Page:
Cute Is What We Aim ForWhen Buffalo, New York emo band Cute Is What We Aim For crashed onto the scene a few years ago, they brought with them so much momentum (and critical backlash) that it seemed impossible for them to follow-up the success of their 2006 debut The Same Old Blood Rush with a New Touch. But judging by the reaction—and album sales—of their new album Rotation, Cute Is What We Aim For could very well possess something far more valuable than money or fame: longevity.

“We had so many people around us telling us we had to believe in ourselves and that was pivotal to the direction of the album,” says vocalist Shaant Hacikyan. “Now we do believe in ourselves.”

What was the writing and recording process like for Rotation?

We recorded in Los Angeles at John Feldmann’s house [The Used, Story of the Year], but it wasn’t until the pre-production stage when we really started to write. There’s something to be said for spontaneity, and I didn’t want the songs written out when we got there. Coming in with half-written songs was kind of awesome because we’d be playing something and [Feldmann] would just get up and walk away. So we would work for the hour that he was gone and pour our sweat and tears into [the song]—and then when he came back we’d ask him if he was impressed. It was like pleasing your parents because we just wanted him to be happy about what we were creating.

Cute Is What We Aim ForWas that stressful?

It was such a learning process, and I want to stress that?not just musically but from a life perspective?we developed and learned so much. We realized this is a career and we can’t just be kids and take it for granted. We never consciously took it for granted, I just didn’t realize what was happening because it happened so quickly. There’s so much satisfaction in understanding that life isn’t about the destination, it’s in the journey.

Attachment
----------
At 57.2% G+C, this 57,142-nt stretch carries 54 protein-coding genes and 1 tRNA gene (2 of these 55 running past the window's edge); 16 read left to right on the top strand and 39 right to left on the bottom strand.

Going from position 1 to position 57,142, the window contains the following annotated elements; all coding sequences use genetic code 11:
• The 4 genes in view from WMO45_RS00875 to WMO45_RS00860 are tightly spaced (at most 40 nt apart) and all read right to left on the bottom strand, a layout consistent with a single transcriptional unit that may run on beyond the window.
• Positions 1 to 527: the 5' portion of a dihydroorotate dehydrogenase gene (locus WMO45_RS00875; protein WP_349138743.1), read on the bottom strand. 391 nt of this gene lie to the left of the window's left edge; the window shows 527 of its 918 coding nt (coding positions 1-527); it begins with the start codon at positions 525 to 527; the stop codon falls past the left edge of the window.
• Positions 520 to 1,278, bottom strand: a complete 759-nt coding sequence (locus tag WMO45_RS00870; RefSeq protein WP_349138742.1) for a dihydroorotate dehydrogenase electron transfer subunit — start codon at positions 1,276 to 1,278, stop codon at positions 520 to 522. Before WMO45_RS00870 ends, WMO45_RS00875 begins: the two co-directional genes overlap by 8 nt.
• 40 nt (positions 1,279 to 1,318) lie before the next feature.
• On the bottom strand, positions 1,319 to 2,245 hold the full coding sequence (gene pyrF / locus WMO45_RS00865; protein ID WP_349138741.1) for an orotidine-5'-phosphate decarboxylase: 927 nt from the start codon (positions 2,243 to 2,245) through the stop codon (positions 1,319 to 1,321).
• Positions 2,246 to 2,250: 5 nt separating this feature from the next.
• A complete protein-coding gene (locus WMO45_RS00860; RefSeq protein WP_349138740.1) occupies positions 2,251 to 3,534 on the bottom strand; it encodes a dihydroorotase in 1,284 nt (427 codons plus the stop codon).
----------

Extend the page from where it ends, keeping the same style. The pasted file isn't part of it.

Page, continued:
What was it like dealing with that success so quickly?

Imagine wanting to do something from the time you’re 12 years old and sitting in your parents house at 14 and saying, “I’m not going to college, I’m not taking the SATs.” It seemed impossible. It was such a whirlwind and it was too good to be true. All of us are mystified. We sit there every day and ask, “How are we here?”

It sounds like there are some new influences on this record. What did you listen to during the making of Rotation?

We didn’t listen to anything that was new, we listened to where music came from: the Beach Boys, the Beatles, Tom Petty, Roy Orbison, and the Police—everything that kind of shaped modern music. We realized, “How are we going to make a statement if we’re trying to just go along with everyone else? Why not be influenced by the masters instead of individuals with the same influences as me?”

Cute Is What We Aim ForHow did you hook up with your new bassist Dave Melillo?

He was my dream guy to work with and we toured together [Melillo filled in for CIWWAF on rhythm guitar during last year’s Warped Tour], so over the past few years he’s been a constant. Throughout the making of this record, Dave was the voice of reason, had a solid head on his shoulders, and told us we were doing the right thing.

Getting back to Feldmann, did he support your unorthodox approach to recording?

I can’t describe him so much because I don’t think anyone would understand. He just gets us. John told us we were amazing and believed in us. He never heard the last record and the only reason that we worked with him is because [guitarist] Jeff [Czum] emailed Feldmann through MySpace and included a link to our music—and eight months later he got back with us. It wasn’t through management. It was through a random MySpace page and he listened to one song and dug it and we went from there.

What’s one of the most memorable moments of this recording?

John had someone else in the band punching the s*** out of me while I was singing. No joke.